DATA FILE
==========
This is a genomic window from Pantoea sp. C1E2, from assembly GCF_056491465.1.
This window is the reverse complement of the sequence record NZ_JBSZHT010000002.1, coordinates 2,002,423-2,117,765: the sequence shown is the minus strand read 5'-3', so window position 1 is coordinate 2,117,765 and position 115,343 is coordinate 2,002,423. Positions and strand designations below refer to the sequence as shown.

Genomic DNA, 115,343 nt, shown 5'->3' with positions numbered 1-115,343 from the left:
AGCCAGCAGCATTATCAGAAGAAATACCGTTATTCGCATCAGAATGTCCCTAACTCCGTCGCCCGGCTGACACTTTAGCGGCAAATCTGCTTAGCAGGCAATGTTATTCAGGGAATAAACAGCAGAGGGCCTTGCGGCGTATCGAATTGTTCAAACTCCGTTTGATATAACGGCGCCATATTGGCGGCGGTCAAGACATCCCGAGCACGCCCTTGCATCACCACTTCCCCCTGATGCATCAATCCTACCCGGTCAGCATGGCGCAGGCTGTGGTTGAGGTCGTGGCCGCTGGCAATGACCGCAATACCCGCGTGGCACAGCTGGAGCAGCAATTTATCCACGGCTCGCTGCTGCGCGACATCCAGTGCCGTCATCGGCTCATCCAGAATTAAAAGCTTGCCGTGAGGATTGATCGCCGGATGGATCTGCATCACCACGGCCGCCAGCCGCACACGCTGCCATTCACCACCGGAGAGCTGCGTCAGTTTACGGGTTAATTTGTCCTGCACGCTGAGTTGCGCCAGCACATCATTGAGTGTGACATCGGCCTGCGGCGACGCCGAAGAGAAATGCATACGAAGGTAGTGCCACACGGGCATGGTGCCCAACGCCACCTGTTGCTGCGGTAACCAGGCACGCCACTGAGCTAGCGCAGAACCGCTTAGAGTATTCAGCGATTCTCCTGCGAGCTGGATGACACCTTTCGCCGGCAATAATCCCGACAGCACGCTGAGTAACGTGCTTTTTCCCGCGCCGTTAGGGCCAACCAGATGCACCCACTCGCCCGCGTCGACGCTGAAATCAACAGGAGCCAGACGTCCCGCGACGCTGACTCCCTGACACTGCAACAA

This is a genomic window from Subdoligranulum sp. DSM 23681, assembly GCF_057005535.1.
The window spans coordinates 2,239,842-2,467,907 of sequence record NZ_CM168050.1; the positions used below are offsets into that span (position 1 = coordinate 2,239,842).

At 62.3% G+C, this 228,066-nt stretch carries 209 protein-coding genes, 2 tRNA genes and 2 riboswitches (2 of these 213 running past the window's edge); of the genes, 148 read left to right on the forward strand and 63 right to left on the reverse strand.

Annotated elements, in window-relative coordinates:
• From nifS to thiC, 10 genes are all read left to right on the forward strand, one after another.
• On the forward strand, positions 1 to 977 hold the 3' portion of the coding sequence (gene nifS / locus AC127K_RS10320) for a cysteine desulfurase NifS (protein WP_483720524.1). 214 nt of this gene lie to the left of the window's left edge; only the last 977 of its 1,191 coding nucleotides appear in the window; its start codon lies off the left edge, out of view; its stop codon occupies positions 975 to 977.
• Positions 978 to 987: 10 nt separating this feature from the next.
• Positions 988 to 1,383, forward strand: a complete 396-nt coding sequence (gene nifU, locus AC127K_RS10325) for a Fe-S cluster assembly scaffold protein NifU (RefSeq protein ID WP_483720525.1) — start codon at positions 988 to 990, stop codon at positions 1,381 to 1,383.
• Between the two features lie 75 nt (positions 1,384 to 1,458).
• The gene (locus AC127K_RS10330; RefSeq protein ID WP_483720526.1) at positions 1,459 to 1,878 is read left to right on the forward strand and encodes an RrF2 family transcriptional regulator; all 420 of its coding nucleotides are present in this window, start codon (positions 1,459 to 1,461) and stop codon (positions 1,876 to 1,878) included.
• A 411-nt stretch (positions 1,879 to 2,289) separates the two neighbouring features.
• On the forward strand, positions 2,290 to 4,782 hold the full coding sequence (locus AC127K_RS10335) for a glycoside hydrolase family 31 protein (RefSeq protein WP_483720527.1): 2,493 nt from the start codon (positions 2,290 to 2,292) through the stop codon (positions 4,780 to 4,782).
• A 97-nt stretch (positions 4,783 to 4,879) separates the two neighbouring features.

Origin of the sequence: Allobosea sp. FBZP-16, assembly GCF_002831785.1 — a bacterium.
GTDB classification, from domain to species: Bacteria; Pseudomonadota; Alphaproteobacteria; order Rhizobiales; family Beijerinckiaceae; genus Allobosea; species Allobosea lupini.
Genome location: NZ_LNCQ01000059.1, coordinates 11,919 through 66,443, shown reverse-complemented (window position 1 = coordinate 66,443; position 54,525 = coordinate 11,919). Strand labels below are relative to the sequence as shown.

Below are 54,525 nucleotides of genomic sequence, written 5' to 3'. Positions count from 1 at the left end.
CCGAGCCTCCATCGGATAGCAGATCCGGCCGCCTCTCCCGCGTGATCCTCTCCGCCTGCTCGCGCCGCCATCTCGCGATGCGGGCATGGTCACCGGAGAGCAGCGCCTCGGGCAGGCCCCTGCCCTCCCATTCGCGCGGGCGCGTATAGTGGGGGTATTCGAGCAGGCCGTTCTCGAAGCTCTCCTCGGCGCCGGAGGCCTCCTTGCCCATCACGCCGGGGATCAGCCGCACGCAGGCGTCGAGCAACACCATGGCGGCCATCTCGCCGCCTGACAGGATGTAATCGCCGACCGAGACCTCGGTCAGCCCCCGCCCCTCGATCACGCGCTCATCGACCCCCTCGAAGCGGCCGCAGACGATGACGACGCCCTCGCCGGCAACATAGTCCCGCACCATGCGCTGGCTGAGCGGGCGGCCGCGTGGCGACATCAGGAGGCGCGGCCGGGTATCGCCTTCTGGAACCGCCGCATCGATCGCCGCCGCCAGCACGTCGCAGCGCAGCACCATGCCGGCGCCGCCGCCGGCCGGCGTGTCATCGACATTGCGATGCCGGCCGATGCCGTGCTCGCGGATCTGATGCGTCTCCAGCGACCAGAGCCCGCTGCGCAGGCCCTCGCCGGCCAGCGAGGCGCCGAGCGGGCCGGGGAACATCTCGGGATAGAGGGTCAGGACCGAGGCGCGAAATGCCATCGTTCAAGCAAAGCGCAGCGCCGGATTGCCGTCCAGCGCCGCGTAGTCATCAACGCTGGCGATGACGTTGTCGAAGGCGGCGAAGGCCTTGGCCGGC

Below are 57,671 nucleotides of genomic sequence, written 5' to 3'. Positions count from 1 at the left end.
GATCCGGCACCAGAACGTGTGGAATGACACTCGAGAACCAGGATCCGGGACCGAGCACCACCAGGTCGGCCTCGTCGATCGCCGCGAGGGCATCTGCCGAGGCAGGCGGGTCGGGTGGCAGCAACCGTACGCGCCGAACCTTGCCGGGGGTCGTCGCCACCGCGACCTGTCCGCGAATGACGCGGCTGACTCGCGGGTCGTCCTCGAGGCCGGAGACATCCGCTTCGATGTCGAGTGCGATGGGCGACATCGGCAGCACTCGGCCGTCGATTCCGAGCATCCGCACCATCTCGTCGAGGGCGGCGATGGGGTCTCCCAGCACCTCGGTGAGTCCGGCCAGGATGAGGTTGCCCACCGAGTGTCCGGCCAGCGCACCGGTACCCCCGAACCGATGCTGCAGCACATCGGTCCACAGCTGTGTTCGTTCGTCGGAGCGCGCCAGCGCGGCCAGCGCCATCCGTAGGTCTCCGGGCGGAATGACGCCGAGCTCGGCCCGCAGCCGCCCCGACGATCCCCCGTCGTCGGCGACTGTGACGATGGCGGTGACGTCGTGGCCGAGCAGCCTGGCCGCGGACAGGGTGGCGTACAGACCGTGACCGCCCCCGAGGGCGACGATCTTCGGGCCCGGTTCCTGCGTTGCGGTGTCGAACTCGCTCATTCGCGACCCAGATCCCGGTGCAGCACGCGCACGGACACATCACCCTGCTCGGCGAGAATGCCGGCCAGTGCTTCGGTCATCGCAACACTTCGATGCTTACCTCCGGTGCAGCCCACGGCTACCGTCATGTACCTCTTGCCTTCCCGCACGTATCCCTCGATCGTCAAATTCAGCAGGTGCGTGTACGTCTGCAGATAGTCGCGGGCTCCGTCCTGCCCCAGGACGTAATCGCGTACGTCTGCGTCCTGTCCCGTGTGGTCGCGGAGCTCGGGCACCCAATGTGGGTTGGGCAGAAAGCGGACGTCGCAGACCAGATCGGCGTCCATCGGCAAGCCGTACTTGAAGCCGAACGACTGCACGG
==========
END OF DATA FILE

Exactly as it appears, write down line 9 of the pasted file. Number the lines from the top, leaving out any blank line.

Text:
• From nifS to thiC, 10 genes are all read left to right on the forward strand, one after another.